The Witte Museum is undergoing a massive transformation. On the last report I detailed the Witte’s huge re-imagining, but any look at the future is made more interesting by looking at the past. I spoke with Witte President and CEO Marise McDermott about the museum’s history.
"The Witte Museum was founded in 1926, on city property, as the third entrance to Brackenridge Park actually," she said. "It was Mayor Tobin who chose this property. Mr. Alfred Witte left $75,000 as a bequest in 1925, and then the mayor, Mayor Tobin, matched that with $75,000, and chose this property for the Witte Museum."
$150,000 doesn’t sound like much these days, but that sum in 1926 dollars would be more than $1 million in 2014. The area’s history doesn’t just go back a century or two, though, as McDermott explained.
"Very thrilling to know that, in fact, the 1719 Acequia Madre and diversion dam were here — were here and used for 300 years on this property that’s now the Witte Museum," McDermott said. "So now that we know exactly where it was, we’re creating a feature that will show what it would’ve looked like. That diversion dam came across the bend of the river, down though our property right through the bald cypress trees, down through what is now Broadway, and a straight shot right down to the Alamo."
What’s now Broadway, a busy city street, was once a life-giving flow of water. The Acequia Madre routed water from the San Antonio River, which runs a meandering parallel to Broadway on Witte’s west side, for irrigation by farmers. McDermott explained why almost 300 years ago the Acequia was dug.
"You know, the key to an acequia is using a source of gravity and using the force of the water that comes around the bend," she said. "Remember, the headwaters are right up here, so this is very bountiful artesian springs here and then the bend, so to use the force of the water, funneling it into a diversion dam. And then a straight shot — that’s the key, right? — straight shot down to the Alamo as opposed to our beautiful, windy river that looks like a serpent."
Witte history is fascinating; it’s also ongoing. The history they are looking to create soon is still being conceived. The phase three portion of the Museum re-design will build their only Platinum LEED certified building. Platinum LEED certification is the highest level of green building best practices.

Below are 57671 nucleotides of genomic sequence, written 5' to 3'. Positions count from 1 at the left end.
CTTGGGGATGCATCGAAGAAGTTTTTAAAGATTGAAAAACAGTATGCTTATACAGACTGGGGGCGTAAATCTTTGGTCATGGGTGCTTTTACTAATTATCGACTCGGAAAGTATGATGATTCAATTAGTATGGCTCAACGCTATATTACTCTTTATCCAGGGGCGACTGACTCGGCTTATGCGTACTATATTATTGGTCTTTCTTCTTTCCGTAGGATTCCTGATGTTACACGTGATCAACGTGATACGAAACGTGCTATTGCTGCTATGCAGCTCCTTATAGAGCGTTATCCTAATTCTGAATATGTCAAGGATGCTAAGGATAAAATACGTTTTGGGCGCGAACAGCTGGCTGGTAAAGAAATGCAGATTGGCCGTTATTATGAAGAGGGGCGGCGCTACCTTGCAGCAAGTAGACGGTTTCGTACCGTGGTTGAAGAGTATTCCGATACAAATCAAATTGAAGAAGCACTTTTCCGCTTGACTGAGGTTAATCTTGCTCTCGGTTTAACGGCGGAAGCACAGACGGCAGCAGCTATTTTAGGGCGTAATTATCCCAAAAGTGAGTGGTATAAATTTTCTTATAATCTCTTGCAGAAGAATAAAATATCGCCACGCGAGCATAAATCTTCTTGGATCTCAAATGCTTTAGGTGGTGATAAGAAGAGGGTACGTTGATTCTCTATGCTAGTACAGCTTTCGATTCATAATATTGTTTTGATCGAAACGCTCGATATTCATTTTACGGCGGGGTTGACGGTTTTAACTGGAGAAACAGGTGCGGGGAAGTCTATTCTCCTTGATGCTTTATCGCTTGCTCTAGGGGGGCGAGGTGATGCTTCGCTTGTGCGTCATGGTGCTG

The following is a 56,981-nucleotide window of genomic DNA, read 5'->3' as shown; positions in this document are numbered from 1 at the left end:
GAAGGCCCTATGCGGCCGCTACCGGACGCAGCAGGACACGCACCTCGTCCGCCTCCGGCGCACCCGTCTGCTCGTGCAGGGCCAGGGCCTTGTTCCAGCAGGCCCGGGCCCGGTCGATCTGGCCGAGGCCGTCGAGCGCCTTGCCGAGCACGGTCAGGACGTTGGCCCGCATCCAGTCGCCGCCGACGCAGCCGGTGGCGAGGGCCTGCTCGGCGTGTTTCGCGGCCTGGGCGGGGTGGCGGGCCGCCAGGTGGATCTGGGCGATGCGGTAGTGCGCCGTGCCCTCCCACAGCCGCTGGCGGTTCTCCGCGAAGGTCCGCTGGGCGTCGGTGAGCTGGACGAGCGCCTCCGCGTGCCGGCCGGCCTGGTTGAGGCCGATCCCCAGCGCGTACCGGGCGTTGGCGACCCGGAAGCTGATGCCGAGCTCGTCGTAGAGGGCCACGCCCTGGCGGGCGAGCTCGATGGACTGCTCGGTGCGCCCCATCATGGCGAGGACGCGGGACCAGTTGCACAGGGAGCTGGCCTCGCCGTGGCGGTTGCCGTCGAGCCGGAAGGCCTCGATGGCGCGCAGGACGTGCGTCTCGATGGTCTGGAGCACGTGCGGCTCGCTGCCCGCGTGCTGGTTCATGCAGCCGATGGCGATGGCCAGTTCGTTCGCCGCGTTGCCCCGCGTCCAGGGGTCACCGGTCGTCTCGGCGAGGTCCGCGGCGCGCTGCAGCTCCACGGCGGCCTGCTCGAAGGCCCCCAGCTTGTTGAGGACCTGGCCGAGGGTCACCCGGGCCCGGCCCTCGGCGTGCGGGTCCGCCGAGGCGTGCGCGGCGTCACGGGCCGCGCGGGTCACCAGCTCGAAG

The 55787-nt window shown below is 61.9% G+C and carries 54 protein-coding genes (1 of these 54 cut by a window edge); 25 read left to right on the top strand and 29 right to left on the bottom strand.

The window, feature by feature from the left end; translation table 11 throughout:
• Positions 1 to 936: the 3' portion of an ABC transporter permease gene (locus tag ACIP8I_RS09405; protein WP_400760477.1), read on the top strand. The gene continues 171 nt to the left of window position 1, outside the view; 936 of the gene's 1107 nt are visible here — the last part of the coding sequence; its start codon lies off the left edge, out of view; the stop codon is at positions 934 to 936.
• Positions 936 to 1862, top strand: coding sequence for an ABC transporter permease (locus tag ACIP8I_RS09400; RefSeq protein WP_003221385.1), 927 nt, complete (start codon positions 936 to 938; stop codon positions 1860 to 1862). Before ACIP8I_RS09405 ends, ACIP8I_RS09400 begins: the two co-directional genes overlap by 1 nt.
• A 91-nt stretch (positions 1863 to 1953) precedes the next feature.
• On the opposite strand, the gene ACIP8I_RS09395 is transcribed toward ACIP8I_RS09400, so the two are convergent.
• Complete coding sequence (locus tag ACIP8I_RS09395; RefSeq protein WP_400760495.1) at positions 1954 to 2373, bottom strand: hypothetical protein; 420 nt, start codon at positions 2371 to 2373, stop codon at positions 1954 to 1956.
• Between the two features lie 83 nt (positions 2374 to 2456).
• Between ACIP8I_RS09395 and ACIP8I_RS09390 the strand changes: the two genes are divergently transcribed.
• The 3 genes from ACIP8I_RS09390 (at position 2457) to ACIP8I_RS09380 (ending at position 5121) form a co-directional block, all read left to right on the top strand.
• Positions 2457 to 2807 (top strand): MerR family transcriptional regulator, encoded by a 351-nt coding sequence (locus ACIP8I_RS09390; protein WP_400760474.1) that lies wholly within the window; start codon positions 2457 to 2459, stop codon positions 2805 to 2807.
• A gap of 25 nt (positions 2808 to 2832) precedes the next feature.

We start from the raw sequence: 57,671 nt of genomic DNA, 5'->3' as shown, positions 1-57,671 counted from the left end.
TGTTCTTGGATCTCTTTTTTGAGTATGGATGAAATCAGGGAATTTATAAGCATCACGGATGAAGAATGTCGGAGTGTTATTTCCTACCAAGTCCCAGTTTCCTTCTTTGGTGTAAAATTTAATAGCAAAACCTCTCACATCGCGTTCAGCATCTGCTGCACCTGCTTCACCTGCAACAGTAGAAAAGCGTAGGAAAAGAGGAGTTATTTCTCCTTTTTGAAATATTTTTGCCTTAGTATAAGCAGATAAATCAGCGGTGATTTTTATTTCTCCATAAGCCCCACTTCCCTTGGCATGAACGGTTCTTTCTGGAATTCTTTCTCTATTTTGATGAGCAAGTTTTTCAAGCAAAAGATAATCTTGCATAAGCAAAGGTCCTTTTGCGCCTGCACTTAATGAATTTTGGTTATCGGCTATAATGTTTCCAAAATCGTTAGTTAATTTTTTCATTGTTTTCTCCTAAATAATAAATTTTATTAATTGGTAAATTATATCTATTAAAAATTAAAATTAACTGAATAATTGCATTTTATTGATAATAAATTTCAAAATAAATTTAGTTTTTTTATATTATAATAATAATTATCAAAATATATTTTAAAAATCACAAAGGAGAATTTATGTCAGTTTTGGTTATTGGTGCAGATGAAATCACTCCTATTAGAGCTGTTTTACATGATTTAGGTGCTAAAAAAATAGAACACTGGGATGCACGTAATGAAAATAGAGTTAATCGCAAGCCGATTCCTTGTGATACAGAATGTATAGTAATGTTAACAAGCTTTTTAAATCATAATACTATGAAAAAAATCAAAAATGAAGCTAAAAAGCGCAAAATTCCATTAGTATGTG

"It’s going to be the Center for Rivers and Aquifers. So that’ll be really fun to put a live roof and so on" said McDermott.
I had to ask "What’s a live roof?"
"Live roof is a roof with plants on top. We actually will have a small live roof in phase two, on top of a little storage area. We’d love to have a live roof everywhere, but we can’t," she said.
The Center for Rivers and Aquifers' purpose will be to explain in detail the role and value of water in South Texas.
The changes the Witte is going through are not superficial, and therefore will take quite a while, and be fairly disruptive.
"The temporary entrance for two years will be at the HEB Body Adventure, on the river side," explained McDermott.
That eventual new entrance will still be on the Broadway side, but further north than current one. As to when that big entryway change happens, McDermott says soon!
"The front part of the Witte main museum building will close September 2. The river side of the main building will still be open and then we’d really like to re-open the front two years hence," she said. "So that would be the end of 2016 or more likely the beginning of 2017."
The second big portion of construction is the Mays Family Center, the large hall that can be used both for galas and traveling museum exhibitions.
"Mays Family Center; we’re hoping it’ll be about a year," McDermott said. "We’ll start construction in January, and open the next winter sometime. So it’s very exciting times."
I’ll keep you updated as the changes happen.
- For more on the Witte visit: www.wittemuseum.org
- Click here for more on the Center for Rivers and Aquifers